If you see the message "Symbols not found", Visual Studio can't resolve the source locations. Make sure the application’s symbol (.pdb) files are in the Visual Studio symbol path. See Specify Symbol (.pdb) and Source Files in the Visual Studio Debugger.
Start debugging with a SharePoint correlation ID
Copy the SharePoint correlation ID from its source.
In the .iTrace file, under Analysis, you can enter the SharePoint correlation ID. This lets you find the matching request and see its recorded events.
Under Request Events, examine the events. Starting from the top, events appear in the order they happened.
Choose an event to see its details.
Choose Start Debugging to start debugging at the point where the event happened.
You can see these kinds of SharePoint events along with IntelliTrace events:
User profile events
These events happen when SharePoint loads a user profile and when user profile properties are read or changed.
Unified Logging System (ULS) events
The standalone collector records a subset of SharePoint ULS events and these fields:
SharePoint ULS field
Start debugging from an unhandled exception
Choose a SharePoint correlation ID for an exception. Exceptions are grouped by type and call stack.
(Optional) Expand Call Stack to see the call stack for a group of exceptions.
Choose Debug Exception to start debugging at the point where and when the exception happened.
For a walkthrough, see Walkthrough: Debugging a SharePoint Solution by Using IntelliTrace. For the kinds of data that the collector records, see Record Code Execution with IntelliTrace for Debugging in Visual Studio.
This section shows you recorded threads that ran in the target process. You can start debugging from the first valid IntelliTrace event in a selected thread.
To start debugging from a specific thread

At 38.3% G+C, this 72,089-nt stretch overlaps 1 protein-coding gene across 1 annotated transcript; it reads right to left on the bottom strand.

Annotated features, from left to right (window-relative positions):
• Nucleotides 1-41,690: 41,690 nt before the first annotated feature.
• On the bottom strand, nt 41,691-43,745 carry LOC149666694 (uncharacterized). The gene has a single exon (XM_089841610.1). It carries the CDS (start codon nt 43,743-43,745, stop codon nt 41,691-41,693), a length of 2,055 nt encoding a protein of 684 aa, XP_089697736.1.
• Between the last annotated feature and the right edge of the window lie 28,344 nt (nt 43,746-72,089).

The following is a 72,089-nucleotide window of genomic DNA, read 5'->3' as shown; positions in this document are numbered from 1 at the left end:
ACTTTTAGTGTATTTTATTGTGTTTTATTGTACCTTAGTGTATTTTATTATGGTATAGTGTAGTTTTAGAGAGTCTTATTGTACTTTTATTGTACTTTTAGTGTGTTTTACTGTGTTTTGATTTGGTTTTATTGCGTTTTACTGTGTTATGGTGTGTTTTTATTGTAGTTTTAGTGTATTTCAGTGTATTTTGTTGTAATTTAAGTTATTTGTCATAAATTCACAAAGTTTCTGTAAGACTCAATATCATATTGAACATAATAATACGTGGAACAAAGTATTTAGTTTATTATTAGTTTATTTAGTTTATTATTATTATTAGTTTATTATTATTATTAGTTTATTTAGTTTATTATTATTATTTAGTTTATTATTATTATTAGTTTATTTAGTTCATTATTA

Under Threads List, choose a thread.
At the bottom of Threads List, choose Start Debugging. You can also double-click a thread.
To start debugging from where the app begins, double-click Main Thread. See Record Code Execution with IntelliTrace for Debugging in Visual Studio.
Thread data that the user creates might be more useful than threads that a server creates and manages for IIS-hosted Web apps.
Thread ID number
Thread name. Unnamed threads appear as "<No Name>".
Time the thread was created
Time the thread was completed
This section shows recorded web requests that were submitted to an IIS application pool. You can choose a web request to examine the events recorded for that request. You can then start debugging from a specific event.
By default, web requests appear from top to bottom in the order they arrive at the server.
To see events recorded for a specific web request
Under Web Requests, choose a web request.
At the bottom of Web Requests, choose Request Details. You can also double-click the web request.
The Request Details page opens for the selected web request and shows the IntelliTrace events recorded for that request. Starting from the top, events appear in the order that they happened. Filter events by choosing from the category list or by using the search box. See Record Code Execution with IntelliTrace for Debugging in Visual Studio.
The Request Details page opens in a preview tab. This tab is replaced with a new Request Details page when you choose another web request. To preserve the preview tab, choose Promote on the tab. The next web request will open in a new preview tab.
To start debugging from a specific event
Under Request Events, choose an event.
At the bottom of Request Events, choose Start Debugging. You can also double-click an event.
If the .iTrace file includes function call information, you can step through the code starting from the event location. You can also see parameter and return values.
To collect call information:
In Visual Studio Ultimate, configure IntelliTrace to collect call information. See Record Code Execution with IntelliTrace for Debugging in Visual Studio.
For the IntelliTrace standalone collector, use either the collection_plan.ASP.NET.trace.xml collection plan or a custom collection plan. See Collect IntelliTrace Data Outside Visual Studio with the Standalone Collector.